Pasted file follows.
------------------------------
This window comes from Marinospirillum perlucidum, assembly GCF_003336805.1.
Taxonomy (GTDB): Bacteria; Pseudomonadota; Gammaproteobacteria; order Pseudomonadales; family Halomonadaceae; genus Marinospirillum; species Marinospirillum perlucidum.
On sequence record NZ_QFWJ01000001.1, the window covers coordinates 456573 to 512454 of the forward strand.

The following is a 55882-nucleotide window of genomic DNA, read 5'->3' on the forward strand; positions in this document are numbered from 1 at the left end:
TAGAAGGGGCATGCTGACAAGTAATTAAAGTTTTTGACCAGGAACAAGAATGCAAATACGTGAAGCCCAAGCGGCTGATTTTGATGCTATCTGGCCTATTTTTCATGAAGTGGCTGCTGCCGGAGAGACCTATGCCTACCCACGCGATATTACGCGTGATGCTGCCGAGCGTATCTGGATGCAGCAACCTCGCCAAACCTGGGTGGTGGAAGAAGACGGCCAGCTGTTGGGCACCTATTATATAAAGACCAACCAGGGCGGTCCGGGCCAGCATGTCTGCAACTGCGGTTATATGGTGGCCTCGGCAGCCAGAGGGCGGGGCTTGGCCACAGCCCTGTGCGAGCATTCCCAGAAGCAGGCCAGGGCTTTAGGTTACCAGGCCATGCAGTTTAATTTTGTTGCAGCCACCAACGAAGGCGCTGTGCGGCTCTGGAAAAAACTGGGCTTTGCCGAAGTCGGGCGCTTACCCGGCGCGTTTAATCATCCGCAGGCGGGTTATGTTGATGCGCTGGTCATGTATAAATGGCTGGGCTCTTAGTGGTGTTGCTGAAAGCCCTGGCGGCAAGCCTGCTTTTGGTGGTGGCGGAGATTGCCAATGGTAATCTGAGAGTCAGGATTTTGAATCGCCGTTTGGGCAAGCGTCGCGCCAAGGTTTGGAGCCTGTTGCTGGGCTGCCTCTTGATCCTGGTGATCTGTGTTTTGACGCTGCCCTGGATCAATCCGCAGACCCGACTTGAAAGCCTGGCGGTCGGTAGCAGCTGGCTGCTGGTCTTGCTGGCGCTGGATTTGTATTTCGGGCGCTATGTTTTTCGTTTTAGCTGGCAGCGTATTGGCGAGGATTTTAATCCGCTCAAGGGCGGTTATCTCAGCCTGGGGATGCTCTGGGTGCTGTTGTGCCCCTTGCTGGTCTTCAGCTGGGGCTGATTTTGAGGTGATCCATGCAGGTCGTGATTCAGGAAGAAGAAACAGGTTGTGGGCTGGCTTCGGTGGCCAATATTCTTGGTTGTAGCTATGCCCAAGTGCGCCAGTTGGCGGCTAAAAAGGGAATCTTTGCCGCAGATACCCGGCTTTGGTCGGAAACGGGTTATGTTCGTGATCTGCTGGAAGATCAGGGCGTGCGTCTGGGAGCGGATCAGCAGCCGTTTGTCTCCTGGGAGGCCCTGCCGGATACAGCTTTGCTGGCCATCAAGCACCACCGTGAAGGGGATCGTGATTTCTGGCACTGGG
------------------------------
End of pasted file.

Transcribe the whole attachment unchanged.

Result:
This window comes from Marinospirillum perlucidum, assembly GCF_003336805.1.
Taxonomy (GTDB): Bacteria; Pseudomonadota; Gammaproteobacteria; order Pseudomonadales; family Halomonadaceae; genus Marinospirillum; species Marinospirillum perlucidum.
On sequence record NZ_QFWJ01000001.1, the window covers coordinates 456573 to 512454 of the forward strand.

The following is a 55882-nucleotide window of genomic DNA, read 5'->3' on the forward strand; positions in this document are numbered from 1 at the left end:
TAGAAGGGGCATGCTGACAAGTAATTAAAGTTTTTGACCAGGAACAAGAATGCAAATACGTGAAGCCCAAGCGGCTGATTTTGATGCTATCTGGCCTATTTTTCATGAAGTGGCTGCTGCCGGAGAGACCTATGCCTACCCACGCGATATTACGCGTGATGCTGCCGAGCGTATCTGGATGCAGCAACCTCGCCAAACCTGGGTGGTGGAAGAAGACGGCCAGCTGTTGGGCACCTATTATATAAAGACCAACCAGGGCGGTCCGGGCCAGCATGTCTGCAACTGCGGTTATATGGTGGCCTCGGCAGCCAGAGGGCGGGGCTTGGCCACAGCCCTGTGCGAGCATTCCCAGAAGCAGGCCAGGGCTTTAGGTTACCAGGCCATGCAGTTTAATTTTGTTGCAGCCACCAACGAAGGCGCTGTGCGGCTCTGGAAAAAACTGGGCTTTGCCGAAGTCGGGCGCTTACCCGGCGCGTTTAATCATCCGCAGGCGGGTTATGTTGATGCGCTGGTCATGTATAAATGGCTGGGCTCTTAGTGGTGTTGCTGAAAGCCCTGGCGGCAAGCCTGCTTTTGGTGGTGGCGGAGATTGCCAATGGTAATCTGAGAGTCAGGATTTTGAATCGCCGTTTGGGCAAGCGTCGCGCCAAGGTTTGGAGCCTGTTGCTGGGCTGCCTCTTGATCCTGGTGATCTGTGTTTTGACGCTGCCCTGGATCAATCCGCAGACCCGACTTGAAAGCCTGGCGGTCGGTAGCAGCTGGCTGCTGGTCTTGCTGGCGCTGGATTTGTATTTCGGGCGCTATGTTTTTCGTTTTAGCTGGCAGCGTATTGGCGAGGATTTTAATCCGCTCAAGGGCGGTTATCTCAGCCTGGGGATGCTCTGGGTGCTGTTGTGCCCCTTGCTGGTCTTCAGCTGGGGCTGATTTTGAGGTGATCCATGCAGGTCGTGATTCAGGAAGAAGAAACAGGTTGTGGGCTGGCTTCGGTGGCCAATATTCTTGGTTGTAGCTATGCCCAAGTGCGCCAGTTGGCGGCTAAAAAGGGAATCTTTGCCGCAGATACCCGGCTTTGGTCGGAAACGGGTTATGTTCGTGATCTGCTGGAAGATCAGGGCGTGCGTCTGGGAGCGGATCAGCAGCCGTTTGTCTCCTGGGAGGCCCTGCCGGATACAGCTTTGCTGGCCATCAAGCACCACCGTGAAGGGGATCGTGATTTCTGGCACTGGG